I envy all those who are capable of forgetting,
who calmly go off into dreamless sleep.
I even envy myself for odd moments of blind contentment,
reaching a vacation destination, whether North Sea spa or Notre
or with a nice drop of Burgundy on pay day.
But basically I’m of the view that even a clear conscience is not
and I doubt the quality of the sleep in which we all rock ourselves.
There is no such thing as pure happiness any more (was there
and I should like to rouse this or that sleeper,
and say, there, that’s enough.
Where you once leaped up out of the arms of love
because a scream reached your ear, the scream
that the earth utters incessantly, which you
take to be the patter of raindrops or the soughing of wind.
Look at what’s happening: prison and torture,
blindness and amputation, death in many guises,
disembodied pain and dread that stands in for life.
Th e earth collects up the groans from many mouths,
and the expressions of people you love are full of horror.
Everything that happens concerns you.
At the given hour, I will nonetheless think that the world was
I will think of friends, of the kindness that can beautify an ugly face,
of love that causes the eyes to light up.
I will think of the dog, my playmate when I was a boy,
of the blue lupins on the coast of East Prussia where I once went on
I will revisit the long shadows of the firs on the Bauernschmied
and climb the Gederer once more with Emmy Gruber,
I will remember the flights of migrating birds over the airfi eld at
and the smell of the beer cellar of the Inn zum Hirschen which
belonged to my grandfather,
of elderfl ower, rapeseed and poppy, glimpsed from the window of a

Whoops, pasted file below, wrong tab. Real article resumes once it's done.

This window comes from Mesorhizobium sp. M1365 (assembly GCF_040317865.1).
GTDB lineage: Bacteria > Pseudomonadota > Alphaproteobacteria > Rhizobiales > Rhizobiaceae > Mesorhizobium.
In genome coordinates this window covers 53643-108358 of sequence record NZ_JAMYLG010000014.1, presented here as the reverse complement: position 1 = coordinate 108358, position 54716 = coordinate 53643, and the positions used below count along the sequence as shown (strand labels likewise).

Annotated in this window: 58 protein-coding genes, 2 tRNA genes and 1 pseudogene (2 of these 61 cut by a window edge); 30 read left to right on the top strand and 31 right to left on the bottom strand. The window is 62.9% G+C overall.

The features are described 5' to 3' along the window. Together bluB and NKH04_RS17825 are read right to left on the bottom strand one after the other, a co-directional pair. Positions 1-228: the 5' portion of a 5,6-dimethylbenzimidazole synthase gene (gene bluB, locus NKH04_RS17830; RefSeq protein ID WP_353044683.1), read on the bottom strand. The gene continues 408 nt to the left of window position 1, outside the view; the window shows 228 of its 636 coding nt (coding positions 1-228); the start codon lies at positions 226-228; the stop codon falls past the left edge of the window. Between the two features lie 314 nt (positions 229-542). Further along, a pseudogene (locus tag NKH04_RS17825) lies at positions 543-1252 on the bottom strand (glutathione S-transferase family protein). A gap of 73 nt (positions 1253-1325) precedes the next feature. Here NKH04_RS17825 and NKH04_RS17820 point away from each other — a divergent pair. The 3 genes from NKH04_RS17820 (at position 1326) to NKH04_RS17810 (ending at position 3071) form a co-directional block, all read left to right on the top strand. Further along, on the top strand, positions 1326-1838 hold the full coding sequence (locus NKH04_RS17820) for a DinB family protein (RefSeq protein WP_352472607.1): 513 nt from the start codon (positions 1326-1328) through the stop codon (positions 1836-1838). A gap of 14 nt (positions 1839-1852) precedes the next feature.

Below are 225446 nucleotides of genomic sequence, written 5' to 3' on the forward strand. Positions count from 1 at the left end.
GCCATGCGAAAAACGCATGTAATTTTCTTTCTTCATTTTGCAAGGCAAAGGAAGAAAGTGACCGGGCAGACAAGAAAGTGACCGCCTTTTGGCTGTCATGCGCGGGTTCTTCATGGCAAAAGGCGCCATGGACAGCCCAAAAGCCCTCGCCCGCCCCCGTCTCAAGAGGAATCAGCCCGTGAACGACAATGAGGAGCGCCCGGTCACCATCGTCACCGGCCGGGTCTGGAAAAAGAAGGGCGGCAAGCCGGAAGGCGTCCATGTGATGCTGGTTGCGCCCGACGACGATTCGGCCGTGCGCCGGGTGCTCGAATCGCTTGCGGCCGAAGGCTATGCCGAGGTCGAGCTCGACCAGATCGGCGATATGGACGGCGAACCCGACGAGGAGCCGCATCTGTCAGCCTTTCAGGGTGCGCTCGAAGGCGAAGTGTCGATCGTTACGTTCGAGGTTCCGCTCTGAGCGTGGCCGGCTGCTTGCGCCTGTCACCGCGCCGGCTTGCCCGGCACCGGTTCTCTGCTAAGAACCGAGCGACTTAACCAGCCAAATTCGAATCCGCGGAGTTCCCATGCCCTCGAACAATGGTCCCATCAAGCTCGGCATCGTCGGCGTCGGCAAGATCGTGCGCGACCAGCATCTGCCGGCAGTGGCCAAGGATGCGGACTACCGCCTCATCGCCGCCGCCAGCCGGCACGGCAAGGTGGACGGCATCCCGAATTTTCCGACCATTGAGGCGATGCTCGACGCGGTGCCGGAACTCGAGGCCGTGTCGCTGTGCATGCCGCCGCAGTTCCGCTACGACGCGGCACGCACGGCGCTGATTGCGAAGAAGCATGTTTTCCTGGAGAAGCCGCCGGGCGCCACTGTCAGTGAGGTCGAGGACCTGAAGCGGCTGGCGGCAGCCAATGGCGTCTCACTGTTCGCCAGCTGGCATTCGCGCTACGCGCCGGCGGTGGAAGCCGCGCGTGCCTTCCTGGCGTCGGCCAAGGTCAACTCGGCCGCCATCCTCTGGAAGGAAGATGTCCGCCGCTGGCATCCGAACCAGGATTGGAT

of the blush on the face of the fourteen year old Gabriele Dembitza,
of the red and green lights of an airplane fl ying under the
constellation of Cassiopeia,
of dancing under paper lanterns on Bastille Day,
the smell of fruit in the morning on the stands in front of the castle
I will think of the quivering heart of the lizard that spotted me,
and a poem in Goethe’s “West-East Divan” that gave me comfort.
There are road signs,
and easily discernable river courses,
lookout points in elevated positions,
maps where the lakes are in blue and the forests in green —
it’s easy to find one’s way around in the world.
But you, companion at my side, how hidden from me
is the landscape of your heart!
Feeling my way in the fog, I am oft en overcome with fear
of the thickets and the hidden precipice.
I know you don’t like your thoughts to be traced,
the echo of your words is intended to mislead —
roads going nowhere,
pathless terrain, lapsed signage.
Each century provides us with new things to conceal,
a territory that off ers no purchase to the curious eye of affection,
overgrown with loneliness, its ever denser leaves.
Günter Eich, Angina Days: Selected Poems, Michael Hoffman (trad.), Princeton University Press, 2010.